We expect that the production and recovery of the short-chain alcohols n-butanol, isobutanol, isopentanol and isoprenol can be directly improved by expressing TtgABC in the production strain. We only tested these four short-chain alcohols here, and found that TtgABC acts on each of them. It is therefore likely that the pump also acts on other short-chain alcohols, many of which are promising biofuel candidates: for example, the structurally similar 1-propanol, isopropanol, 1-pentanol, prenol, and 2-methyl-1-butanol have been successfully produced with engineered bacteria [28, 3335]. To our knowledge, no efflux pump is known yet to act on these compounds, and TtgABC would be a promising candidate to test for decreasing toxicity and improving their production.

The observed toxicity of expressing the pump in E. coli (cf. Fig. 1b) indicates that directly transferring TtgABC to other strains may be challenging. Recently identified mutations in E. coli leading to a reduced burden of expressing membrane proteins may help to reduce the toxicity of the efflux pump [36], as it may chaperone overexpression [37]. Strategies for regulating membrane protein production via genetic circuits are also promising [6]. Moreover, P. putida may itself serve as production host, and several studies have already demonstrated that the strain can be engineered as a robust biocatalyst. Plenty of genetic tools are available for modifying the genetic potential of the strain [3840]. It has been metabolically engineered for the production of a large variety of compounds, including polyketides, non-ribosomal peptides, rhamnolipids, and aromatic and non-aromatic compounds (reviewed in [41]). The strain has also great potential for the direct production of biofuels from lignocellulosic biomass, as it has been successfully engineered for production of aromatic compounds from lignin components [42, 43]. The strain was also successfully engineered to grow under anaerobic conditions [4446], and it was used in two-phase liquid extraction systems [47, 48], facilitating the production and extraction of toxic apolar compounds in bioreactors.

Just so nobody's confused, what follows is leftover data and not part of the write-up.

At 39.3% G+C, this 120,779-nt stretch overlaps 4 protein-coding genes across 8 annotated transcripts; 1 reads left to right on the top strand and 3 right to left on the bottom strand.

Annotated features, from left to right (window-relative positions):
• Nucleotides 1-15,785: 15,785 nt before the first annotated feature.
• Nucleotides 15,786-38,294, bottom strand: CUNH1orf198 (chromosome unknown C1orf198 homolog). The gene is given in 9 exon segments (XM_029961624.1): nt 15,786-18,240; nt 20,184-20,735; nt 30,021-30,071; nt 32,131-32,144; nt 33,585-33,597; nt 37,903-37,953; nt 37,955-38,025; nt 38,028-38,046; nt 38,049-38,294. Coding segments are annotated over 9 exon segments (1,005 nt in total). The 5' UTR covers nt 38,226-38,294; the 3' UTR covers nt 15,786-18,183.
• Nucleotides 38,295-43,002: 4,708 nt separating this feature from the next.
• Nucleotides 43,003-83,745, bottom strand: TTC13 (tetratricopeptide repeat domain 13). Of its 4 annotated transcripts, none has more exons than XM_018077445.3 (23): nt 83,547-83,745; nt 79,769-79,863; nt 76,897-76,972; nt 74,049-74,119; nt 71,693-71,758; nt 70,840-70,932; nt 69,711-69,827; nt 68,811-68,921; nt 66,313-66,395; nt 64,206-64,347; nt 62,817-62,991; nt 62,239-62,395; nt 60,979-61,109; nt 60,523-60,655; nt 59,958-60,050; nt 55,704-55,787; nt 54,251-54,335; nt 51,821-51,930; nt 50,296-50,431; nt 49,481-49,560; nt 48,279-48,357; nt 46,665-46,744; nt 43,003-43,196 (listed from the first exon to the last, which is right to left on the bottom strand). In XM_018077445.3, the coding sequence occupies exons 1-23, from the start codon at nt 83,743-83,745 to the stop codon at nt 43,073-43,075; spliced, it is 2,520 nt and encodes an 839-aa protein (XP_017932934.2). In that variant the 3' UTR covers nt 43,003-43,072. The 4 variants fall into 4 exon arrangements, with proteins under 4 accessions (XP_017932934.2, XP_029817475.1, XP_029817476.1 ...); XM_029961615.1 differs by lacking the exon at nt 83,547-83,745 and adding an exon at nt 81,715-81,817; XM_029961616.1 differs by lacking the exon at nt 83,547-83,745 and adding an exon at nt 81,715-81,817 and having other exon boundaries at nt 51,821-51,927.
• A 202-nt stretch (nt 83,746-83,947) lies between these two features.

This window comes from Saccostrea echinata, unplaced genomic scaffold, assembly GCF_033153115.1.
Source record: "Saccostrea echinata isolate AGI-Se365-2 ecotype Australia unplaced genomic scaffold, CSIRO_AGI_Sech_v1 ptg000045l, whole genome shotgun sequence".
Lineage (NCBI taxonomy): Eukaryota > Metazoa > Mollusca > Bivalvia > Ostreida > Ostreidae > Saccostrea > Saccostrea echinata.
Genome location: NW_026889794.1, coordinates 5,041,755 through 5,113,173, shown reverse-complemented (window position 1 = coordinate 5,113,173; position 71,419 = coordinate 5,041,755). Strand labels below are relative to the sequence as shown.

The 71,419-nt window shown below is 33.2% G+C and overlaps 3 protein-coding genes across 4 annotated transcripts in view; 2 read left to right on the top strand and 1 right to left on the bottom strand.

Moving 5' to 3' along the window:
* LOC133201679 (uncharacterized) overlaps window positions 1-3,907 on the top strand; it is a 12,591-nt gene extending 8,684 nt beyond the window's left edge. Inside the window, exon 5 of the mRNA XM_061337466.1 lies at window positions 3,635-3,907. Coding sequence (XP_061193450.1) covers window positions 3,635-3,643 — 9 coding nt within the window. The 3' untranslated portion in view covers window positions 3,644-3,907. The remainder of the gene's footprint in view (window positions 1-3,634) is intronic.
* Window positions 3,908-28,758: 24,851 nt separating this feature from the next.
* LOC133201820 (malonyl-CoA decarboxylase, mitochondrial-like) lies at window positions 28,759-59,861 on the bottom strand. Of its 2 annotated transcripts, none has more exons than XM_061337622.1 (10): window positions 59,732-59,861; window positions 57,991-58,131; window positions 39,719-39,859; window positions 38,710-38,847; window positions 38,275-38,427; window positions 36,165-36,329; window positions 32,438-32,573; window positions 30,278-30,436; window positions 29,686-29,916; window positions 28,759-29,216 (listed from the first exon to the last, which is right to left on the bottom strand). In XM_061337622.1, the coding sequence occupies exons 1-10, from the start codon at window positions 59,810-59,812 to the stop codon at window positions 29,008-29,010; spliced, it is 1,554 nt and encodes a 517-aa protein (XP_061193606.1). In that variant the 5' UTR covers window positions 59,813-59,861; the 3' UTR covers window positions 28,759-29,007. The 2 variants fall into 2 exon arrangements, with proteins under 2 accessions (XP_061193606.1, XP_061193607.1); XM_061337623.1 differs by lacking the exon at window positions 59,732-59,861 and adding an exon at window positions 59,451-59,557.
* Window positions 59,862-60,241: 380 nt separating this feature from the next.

More specifically, P. putida was engineered for production of n-butanol by introducing the biosynthetic pathway from C. acetobutylicum [49]. Since P. putida degrades n-butanol [13], it will be important to knock out the corresponding genes to further increase yields [50]. Hence, the next step will be to express TtgABC in a production strain deficient of n-butanol consumption and determine the increase in yield. Since we observed a potential burden of the introduced plasmid on survival and growth (cf. Figs. 2b, c), an alternative approach would be to modify the regulatory region of TtgABC on the genome to obtain control over efflux pump expression without the need of a plasmid, e.g., using classical transposon-based techniques [40]. Although a recent study indicates that genome editing using lambda Red based recombineering of P. putida KT2440 is possible, our attempts with the strain DOT-T1E were not successful. An alternative approach would be to identify plasmids which do not affect the strain when exposed to toxic substances, such as plasmids shown to represent a minimal burden for growth in several strains of Pseudomonas [51]. With the help of such approaches, the effect of TtgABC expression on tolerance to short-chain alcohols can be further optimized with the aim of maximizing yields in biofuel production strains.

Conclusions

We showed that the TtgABC efflux pump in P. putida DOT-T1E improved tolerance to four short-chain alcohols and increases efflux of n-butanol. It is likely that the efflux pump acts on other yet undetermined compounds of industrial relevance, particularly short-chain alcohols. Controlled expression of the efflux pump and identification of the conditions which maximize its effect on tolerance open the possibility of directly testing the effect of the pump on other toxic substances, further engineering its substrate specificity, and its use in metabolic engineering applications.